Lab assignment L1

LU factorization

For due dates see the calendar web page. For hand in details the lab main page. The command to submit your assignment:
astep -c c418 -p l1 file1 file2 ...


To practically implement the routines involved in LU factorization and thereby get a hands-on knowledge of the numerics of factorization, how to write numerical routines in Matlab, particularly how to access sub-parts of vectors and matrices, and how to write clean, correct vercorized code.


The goal is to compose a linear equation solver from the following parts:
  1. Write a function [M,L] = elimMat(A,k) which given matrix A, index k computes the elimination matrix M and L as specified on page 67
  2. Write an myLU function which combines M1'M2' ... M2 M1 A into L and U
  3. Do a backSubst function. (a fwdSubst function is provided below as an example)
  4. Show how to use your programs to solve Ax=b by method of (p. 68)
    1. Factorization: L U = A
    2. fwdSubst to solve for y in: Ly=b
    3. backSubst to solve for x in: Ux = y
  5. Test your program with e.g. example 2.13 and one test of your own design. Write a m-file script to execute the text and comment on what's happening in each step.
It is not required to implement pivoting in this lab, but think about: What happens in your program if diagonal element 0? If the system is ill conditioned?


Show how to use matlab matrix operations to write the above in a clear compact form with a minimum number of for loops. (e.g. copying the for-loop based algorithms 2.2 and 2.3 will not yield good marks). Write your code in a readable, commented and suitably indented fashion. (There is a matlab mode for emacs you can download)


First understand and experiment with the supplied algorithm on the forward substitution part alone. Modify it to do back substitution. Then write the elimMat and myLU routines. myLU can be written recursively much the same way as the fwdSubst, or written with one "for" loop. You need no loop in computing the elimination matrix and at most one loop (or recursion) in computing the LU and forward, backward substitutions. Achieving this depends mostly on skills in linear algebra to do operations on vectors and matrices as a whole instead of element by element and on understanding Matlab's matrix elements adressing as described in the first part of the tutorial. This way each function (elim matrix, lu and substitutions) can each be written in just 5-10 lines of code.
% fwdSubst  Forward substitution to solve Ly=b by tail recursion

% cmput 340, 2004

function y = fwdSubst(L,b,k)

  if ~exist('k')  % If first call no k param given, but k=1
  if k < n % Recursion step
    l = [zeros(k,1);L(k+1:m,k)]
    y = [y;fwdSubst(L,b-y*l,k+1)]

Misc. Q and A:

Subject: Re: L1 myLu(...)
--text follows this line--
Paul Cartledge  writes:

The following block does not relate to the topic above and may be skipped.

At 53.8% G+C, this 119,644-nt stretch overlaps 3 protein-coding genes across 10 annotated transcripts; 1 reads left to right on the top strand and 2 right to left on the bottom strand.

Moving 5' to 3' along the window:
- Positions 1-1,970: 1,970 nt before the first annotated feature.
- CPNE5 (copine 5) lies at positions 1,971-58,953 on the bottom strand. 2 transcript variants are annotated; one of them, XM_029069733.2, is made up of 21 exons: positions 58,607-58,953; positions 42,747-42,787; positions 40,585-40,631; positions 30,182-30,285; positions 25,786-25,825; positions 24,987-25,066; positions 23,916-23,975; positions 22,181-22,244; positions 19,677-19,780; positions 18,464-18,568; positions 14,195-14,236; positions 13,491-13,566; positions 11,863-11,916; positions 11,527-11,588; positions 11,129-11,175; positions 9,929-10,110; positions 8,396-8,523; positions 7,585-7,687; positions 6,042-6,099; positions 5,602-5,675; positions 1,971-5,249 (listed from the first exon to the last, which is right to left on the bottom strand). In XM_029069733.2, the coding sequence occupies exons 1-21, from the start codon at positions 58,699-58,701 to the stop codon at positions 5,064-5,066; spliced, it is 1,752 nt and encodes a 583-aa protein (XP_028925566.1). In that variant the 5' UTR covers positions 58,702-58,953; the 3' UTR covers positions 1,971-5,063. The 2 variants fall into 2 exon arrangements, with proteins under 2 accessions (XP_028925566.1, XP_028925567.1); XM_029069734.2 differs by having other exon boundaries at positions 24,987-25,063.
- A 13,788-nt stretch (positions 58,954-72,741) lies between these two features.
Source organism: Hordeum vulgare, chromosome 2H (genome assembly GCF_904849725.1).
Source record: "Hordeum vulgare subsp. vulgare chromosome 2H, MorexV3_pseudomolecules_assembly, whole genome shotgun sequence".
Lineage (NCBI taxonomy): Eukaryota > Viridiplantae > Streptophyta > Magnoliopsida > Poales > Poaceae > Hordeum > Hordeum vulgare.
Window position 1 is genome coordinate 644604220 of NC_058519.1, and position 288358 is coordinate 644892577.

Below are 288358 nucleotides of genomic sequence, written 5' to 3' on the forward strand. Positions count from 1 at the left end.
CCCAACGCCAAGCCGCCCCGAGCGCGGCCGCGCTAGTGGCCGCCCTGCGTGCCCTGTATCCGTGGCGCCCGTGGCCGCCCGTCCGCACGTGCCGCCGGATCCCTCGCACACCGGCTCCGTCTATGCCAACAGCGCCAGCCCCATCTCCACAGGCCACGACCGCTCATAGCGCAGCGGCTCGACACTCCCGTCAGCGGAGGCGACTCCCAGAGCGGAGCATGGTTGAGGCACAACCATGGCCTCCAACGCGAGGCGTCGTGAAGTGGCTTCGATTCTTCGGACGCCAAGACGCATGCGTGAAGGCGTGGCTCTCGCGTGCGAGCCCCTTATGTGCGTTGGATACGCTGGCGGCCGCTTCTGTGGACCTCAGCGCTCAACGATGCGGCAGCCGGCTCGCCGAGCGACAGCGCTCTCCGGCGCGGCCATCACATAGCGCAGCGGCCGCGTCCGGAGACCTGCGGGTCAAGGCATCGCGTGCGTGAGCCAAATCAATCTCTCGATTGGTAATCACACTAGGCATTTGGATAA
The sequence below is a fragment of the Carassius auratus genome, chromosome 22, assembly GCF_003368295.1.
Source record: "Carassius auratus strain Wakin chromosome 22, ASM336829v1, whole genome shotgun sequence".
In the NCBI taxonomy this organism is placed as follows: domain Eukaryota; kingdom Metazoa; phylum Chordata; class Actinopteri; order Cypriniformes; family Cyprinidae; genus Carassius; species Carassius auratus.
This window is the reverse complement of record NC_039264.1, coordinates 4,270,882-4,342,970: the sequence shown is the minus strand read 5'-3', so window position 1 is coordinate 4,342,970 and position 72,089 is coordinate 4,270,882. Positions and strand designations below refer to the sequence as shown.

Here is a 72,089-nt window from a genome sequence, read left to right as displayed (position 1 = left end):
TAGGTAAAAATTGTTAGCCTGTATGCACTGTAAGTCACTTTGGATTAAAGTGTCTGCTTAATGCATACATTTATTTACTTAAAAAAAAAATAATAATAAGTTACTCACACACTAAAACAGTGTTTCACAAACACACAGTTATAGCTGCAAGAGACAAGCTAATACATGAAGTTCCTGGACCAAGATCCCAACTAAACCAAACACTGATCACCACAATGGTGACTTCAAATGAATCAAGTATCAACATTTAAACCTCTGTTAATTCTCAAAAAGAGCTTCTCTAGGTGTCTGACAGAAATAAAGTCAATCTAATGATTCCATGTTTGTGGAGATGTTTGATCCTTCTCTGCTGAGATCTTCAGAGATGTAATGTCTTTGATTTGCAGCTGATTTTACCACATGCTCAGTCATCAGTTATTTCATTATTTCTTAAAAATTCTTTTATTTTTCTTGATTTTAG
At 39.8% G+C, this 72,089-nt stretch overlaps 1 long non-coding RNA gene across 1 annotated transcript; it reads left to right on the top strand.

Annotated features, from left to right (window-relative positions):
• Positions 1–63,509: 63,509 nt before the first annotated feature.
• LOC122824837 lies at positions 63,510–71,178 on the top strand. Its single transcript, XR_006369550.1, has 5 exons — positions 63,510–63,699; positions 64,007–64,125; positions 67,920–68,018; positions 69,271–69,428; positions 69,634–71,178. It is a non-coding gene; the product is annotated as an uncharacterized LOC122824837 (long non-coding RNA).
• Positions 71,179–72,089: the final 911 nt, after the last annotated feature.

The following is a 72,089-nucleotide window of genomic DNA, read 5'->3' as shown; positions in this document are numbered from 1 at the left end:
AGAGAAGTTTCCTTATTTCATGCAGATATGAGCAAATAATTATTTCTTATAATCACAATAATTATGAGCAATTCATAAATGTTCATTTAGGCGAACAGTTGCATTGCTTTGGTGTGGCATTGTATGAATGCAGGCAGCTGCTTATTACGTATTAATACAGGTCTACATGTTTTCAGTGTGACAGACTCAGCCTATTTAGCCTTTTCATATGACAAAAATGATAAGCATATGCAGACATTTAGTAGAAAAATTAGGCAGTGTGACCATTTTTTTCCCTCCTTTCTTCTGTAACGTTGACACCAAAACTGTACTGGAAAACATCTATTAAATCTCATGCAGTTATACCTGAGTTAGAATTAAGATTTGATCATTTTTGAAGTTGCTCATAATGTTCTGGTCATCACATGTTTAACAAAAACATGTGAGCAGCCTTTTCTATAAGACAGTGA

> If I could get some clarification on the myLU(...) function, that would be
> great.
> I believe it is wrong to assume that we will only be getting 3x3 matrices
> for this lab, so I am wondering how we are to send in parameters to
> myLU().

Obvioulsy your function should not just handle 3x3 matrices.
Look back to the reading list for lab 1, and make sure you
have read and understood the parts of the Matlab tutorial that
was covered. In particular, ch 3 has the answer for how to extract
properties (such as size) from a passed in matrix. Especially pay
attention to table 4. Then take a look at the sample fwdSubst function
supplied and see how parameters are used.

> If there's a varying number of matrices to be sent in, is there a

Why would you like to pass in a varying number of matrices?

> way to store the intermediate matrices we need for computation obtained
> from elimMat() so that we can send them into myLU().

If you use recursion you have the benefit of a new set of intermediate
variables at each call. Again study the tutorial, then the sample routine.



Subject: Re: Leading Diag Entries of Unreduced Portions being Zero
--text follows this line--
Don Rivers  writes:

> The textbook talks about the possibility of there being a leading zero in
> a part we've yet to reduce.  Is there an elegant way for us to interchange
> rows, 

1. Yes, this is essentially the same as piviting

2. You are not required to implement this in the lab, but in preparation
for the lab test you should be aware of the issue from your readings 
(as you obvioulsy are) so you can answer oral questions.

> or will all of the matrices that we will be tested on not have
> leading zeros in parts that we are working on?

On a test matrix with a leading 0 you will have to point out why 
your code doesn't handle it, identify the problem, and the particular
place in the code.



Subject: Re: NxN, or MxN?
--text follows this line--
Don Rivers  writes:

> I don't know if this has been answered, but are only going to be tested on
> Square Matrices, or on nonSquares as well?

Not required to handle non-square matrices.

> I notice that matlab's lu() complains if you pass it a nonsquare matrix,
> so do we have a similar requirement?

Actually, it is possible to compute an L U factorization through
elimination even for an mxn matrix. It is just not implemented
in matlab 5 (but was fixed in matlab 6).